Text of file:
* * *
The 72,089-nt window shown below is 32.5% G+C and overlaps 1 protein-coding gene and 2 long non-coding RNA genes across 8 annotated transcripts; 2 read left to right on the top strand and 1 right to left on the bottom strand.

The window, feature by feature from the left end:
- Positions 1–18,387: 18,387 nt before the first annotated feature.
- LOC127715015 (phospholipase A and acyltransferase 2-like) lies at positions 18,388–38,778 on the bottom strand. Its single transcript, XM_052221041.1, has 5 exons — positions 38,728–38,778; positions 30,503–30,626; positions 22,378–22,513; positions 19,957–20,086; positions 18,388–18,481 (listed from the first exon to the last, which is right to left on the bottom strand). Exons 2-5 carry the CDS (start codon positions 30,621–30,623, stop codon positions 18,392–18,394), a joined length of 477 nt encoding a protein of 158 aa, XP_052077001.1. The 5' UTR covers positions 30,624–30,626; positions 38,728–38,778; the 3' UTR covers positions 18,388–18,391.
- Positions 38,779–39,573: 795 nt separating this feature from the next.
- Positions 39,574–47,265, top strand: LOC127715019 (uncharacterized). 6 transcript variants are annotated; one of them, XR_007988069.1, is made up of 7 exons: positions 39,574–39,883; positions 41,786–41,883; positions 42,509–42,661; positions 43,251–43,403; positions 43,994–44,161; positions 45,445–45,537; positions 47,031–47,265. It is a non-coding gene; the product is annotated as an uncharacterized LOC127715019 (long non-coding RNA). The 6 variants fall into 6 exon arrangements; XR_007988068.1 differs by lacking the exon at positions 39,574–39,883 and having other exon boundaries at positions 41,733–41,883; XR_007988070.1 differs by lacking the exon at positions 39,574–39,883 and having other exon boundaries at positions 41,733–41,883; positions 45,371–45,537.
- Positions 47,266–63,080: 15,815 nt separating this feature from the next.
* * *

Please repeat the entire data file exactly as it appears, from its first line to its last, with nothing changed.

The 72,089-nt window shown below is 32.5% G+C and overlaps 1 protein-coding gene and 2 long non-coding RNA genes across 8 annotated transcripts; 2 read left to right on the top strand and 1 right to left on the bottom strand.

The window, feature by feature from the left end:
- Positions 1–18,387: 18,387 nt before the first annotated feature.
- LOC127715015 (phospholipase A and acyltransferase 2-like) lies at positions 18,388–38,778 on the bottom strand. Its single transcript, XM_052221041.1, has 5 exons — positions 38,728–38,778; positions 30,503–30,626; positions 22,378–22,513; positions 19,957–20,086; positions 18,388–18,481 (listed from the first exon to the last, which is right to left on the bottom strand). Exons 2-5 carry the CDS (start codon positions 30,621–30,623, stop codon positions 18,392–18,394), a joined length of 477 nt encoding a protein of 158 aa, XP_052077001.1. The 5' UTR covers positions 30,624–30,626; positions 38,728–38,778; the 3' UTR covers positions 18,388–18,391.
- Positions 38,779–39,573: 795 nt separating this feature from the next.
- Positions 39,574–47,265, top strand: LOC127715019 (uncharacterized). 6 transcript variants are annotated; one of them, XR_007988069.1, is made up of 7 exons: positions 39,574–39,883; positions 41,786–41,883; positions 42,509–42,661; positions 43,251–43,403; positions 43,994–44,161; positions 45,445–45,537; positions 47,031–47,265. It is a non-coding gene; the product is annotated as an uncharacterized LOC127715019 (long non-coding RNA). The 6 variants fall into 6 exon arrangements; XR_007988068.1 differs by lacking the exon at positions 39,574–39,883 and having other exon boundaries at positions 41,733–41,883; XR_007988070.1 differs by lacking the exon at positions 39,574–39,883 and having other exon boundaries at positions 41,733–41,883; positions 45,371–45,537.
- Positions 47,266–63,080: 15,815 nt separating this feature from the next.